5) TIW wire might be OK as long as the insulation is sufficient - I don't know what the standard says.

The creepage and clearances will have to be proved by flash testing the transformer. The standard should say what the required test voltage is.

Yours

Neil
Two things are infinite: the universe and human stupidity; and I'm not sure about the the universe. - Albert Einstein

Offline David

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Re: LED Driver SMPS Flyback Transformer Safety (Creepage/Clearance)
« Reply #3 on: August 24, 2012, 04:21:01 AM »
Hi Nelim,

Thank you for your response! I now have a few more answers to my troubles.

There is so much conflicting information on Flyback transformers on the internet, it's hard to know who's using the correct formula! Almost every datasheet and app note has a different approach or method for calculating even 'simple' things such as the primary inductance.

One particular problem I have found is how to calculate the required air gap within the transformer core. Am I correct in saying that this can be achieved by using I2L (Output current squared x Inductance) and then finding a graph plotting this against the air gap? From there I would then select the nearest (or custom) AL value and then I can determine the number of turns required for the primary?

Thanks for the help,

Dave
David
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Electronics Design Engineer

Offline Neilm

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Re: LED Driver SMPS Flyback Transformer Safety (Creepage/Clearance)
« Reply #4 on: August 24, 2012, 05:35:27 AM »
Dave,

I must confess that my knowledge of flyback transformers is more to do with the safety side of the application. The few times I have designed them they didn't come out anything like I expected. Last time I didn't bother and gave it to a guy in the office who is a a magnetics expert and let him design it while I did the control loop.

Yours

Neil
Two things are infinite: the universe and human stupidity; and I'm not sure about the the universe. - Albert Einstein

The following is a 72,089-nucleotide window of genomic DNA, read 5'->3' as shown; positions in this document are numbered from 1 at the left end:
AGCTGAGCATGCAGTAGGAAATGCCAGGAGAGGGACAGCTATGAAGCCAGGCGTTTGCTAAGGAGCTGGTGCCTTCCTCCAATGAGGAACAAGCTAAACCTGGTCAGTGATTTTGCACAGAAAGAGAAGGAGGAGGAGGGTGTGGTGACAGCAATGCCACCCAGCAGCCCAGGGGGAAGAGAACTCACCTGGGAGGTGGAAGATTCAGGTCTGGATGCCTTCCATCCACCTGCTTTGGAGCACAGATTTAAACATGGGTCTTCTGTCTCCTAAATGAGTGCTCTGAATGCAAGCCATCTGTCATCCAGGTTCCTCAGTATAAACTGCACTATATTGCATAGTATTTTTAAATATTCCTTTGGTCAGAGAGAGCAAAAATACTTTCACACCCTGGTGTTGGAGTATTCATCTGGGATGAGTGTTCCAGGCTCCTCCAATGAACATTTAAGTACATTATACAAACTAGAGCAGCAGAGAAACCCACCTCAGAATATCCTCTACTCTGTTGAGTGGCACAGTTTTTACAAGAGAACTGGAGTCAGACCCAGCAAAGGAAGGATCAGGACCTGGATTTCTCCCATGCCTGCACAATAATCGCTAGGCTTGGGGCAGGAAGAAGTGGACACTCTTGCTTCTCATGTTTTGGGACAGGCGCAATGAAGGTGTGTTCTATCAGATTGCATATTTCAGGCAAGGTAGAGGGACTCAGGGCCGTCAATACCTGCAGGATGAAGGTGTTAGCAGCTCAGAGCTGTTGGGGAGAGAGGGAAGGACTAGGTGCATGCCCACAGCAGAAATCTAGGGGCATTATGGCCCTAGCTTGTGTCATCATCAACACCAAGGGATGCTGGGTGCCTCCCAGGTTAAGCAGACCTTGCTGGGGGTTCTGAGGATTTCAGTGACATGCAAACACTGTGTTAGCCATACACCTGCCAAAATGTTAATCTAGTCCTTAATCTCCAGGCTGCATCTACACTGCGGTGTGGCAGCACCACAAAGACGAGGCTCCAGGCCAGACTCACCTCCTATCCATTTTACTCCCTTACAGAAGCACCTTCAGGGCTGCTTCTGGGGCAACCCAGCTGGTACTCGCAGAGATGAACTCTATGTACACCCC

Offline David

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Re: LED Driver SMPS Flyback Transformer Safety (Creepage/Clearance)
« Reply #5 on: August 24, 2012, 07:20:08 AM »
I must admit, that could be the way this project goes dependant upon time. I'll definetly give it a go though, managed to source some sample cores and bobbins so I will soon start winding and inevitably blowing things up!  :P
David
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Offline AcHmed99

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Re: LED Driver SMPS Flyback Transformer Safety (Creepage/Clearance)
« Reply #6 on: August 24, 2012, 07:45:19 AM »
What you want is magnetic design handbook from TI. There are good books but assuming you are on a deadline go through this

http://focus.ti.com/docs/training/catalog/events/event.jhtml?sku=SEM401014

Of immediate interest will be slup127 "Inductor and Flyback Transformer Design"

But get the whole package for future reference.

You typically don't want to put much more then 1mm gap in flyback coupled inductors or the fringing field which is proportional to the gap and large flux swings typical in a DCM flyback will result in significant hotspot to the point the windings will actually fuse. Its all in the slup127 pdf.

I use some on-line tools to get me in intially in the ballpark as well like this

http://schmidt-walter.eit.h-da.de/smps_e/smps_e.html

Just adjust your output power for efficiency; the tool assumes efficiency of unity.

Edit
I see you have your own core's and bobbins. As a heads up you can use sand paper to create a gap. I've used anywhere from 220 grit to 400grit. Use the finer grit for small cores. Its relatively quick for small cores its when you get over ETD29 size it can get tedious. I just put about a 2.2mm gap in an ETD49 core for a choke took about 30 Min's of sanding. For prototyping you can gap the outer leg using spacers like MICA until you verify that that is the gap you want. Just be sure to put half the gap in each outer leg.
« Last Edit: August 24, 2012, 10:15:38 AM by AcHmed99 »

Offline David

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Re: LED Driver SMPS Flyback Transformer Safety (Creepage/Clearance)
« Reply #7 on: August 28, 2012, 03:34:32 AM »
Cheers guys. I already had a good read through the TI notes which were fairly useful. However, they describe yet another method for calculating gaps etc! Transformer design is hard work!
David
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Electronics Design Engineer

Offline David